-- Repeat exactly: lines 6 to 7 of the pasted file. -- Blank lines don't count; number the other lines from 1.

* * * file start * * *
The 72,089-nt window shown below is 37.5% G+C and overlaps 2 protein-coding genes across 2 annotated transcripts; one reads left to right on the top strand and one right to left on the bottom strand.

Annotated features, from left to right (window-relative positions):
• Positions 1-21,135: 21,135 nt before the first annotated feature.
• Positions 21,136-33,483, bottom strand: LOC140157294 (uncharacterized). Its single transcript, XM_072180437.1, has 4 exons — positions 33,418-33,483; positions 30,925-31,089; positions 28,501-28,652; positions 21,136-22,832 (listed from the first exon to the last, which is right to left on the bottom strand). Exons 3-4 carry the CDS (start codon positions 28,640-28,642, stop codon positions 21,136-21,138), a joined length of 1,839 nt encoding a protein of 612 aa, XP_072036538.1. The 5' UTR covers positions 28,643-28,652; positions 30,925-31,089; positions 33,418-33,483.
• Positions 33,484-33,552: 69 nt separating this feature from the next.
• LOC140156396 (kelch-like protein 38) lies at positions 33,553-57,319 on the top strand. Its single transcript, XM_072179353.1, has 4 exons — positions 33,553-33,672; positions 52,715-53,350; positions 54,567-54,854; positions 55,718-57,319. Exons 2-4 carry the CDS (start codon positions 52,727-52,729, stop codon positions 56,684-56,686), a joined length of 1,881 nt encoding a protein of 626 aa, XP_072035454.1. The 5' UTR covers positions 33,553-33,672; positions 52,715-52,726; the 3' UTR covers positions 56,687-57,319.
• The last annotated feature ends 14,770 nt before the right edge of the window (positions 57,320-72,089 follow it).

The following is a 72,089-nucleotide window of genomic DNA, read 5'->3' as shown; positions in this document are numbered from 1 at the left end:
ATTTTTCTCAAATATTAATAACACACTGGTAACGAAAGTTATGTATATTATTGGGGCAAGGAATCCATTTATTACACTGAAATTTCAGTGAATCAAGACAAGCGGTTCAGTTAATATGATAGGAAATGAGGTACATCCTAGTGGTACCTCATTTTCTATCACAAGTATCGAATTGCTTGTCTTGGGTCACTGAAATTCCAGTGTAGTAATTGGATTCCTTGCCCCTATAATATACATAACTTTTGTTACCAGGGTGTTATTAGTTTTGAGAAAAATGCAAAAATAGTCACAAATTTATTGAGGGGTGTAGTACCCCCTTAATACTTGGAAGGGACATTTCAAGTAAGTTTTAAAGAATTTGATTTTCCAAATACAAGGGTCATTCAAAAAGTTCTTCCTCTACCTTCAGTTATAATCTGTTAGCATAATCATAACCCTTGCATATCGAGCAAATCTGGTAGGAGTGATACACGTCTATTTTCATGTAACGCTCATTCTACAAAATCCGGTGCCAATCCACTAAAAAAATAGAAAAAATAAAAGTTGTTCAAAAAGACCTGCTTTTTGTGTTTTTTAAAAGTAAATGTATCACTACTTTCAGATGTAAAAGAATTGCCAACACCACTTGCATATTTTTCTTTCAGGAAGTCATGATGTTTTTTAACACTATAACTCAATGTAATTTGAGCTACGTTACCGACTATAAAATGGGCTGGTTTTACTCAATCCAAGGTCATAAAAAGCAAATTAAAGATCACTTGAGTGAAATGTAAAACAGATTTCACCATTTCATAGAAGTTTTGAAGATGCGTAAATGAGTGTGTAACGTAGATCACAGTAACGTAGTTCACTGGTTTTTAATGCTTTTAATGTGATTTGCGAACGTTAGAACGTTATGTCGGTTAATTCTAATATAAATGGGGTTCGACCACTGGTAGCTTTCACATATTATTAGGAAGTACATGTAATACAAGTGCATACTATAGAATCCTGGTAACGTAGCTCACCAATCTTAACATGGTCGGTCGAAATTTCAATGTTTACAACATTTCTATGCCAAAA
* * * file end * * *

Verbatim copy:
• LOC140156396 (kelch-like protein 38) lies at positions 33,553-57,319 on the top strand. Its single transcript, XM_072179353.1, has 4 exons — positions 33,553-33,672; positions 52,715-53,350; positions 54,567-54,854; positions 55,718-57,319. Exons 2-4 carry the CDS (start codon positions 52,727-52,729, stop codon positions 56,684-56,686), a joined length of 1,881 nt encoding a protein of 626 aa, XP_072035454.1. The 5' UTR covers positions 33,553-33,672; positions 52,715-52,726; the 3' UTR covers positions 56,687-57,319.
• The last annotated feature ends 14,770 nt before the right edge of the window (positions 57,320-72,089 follow it).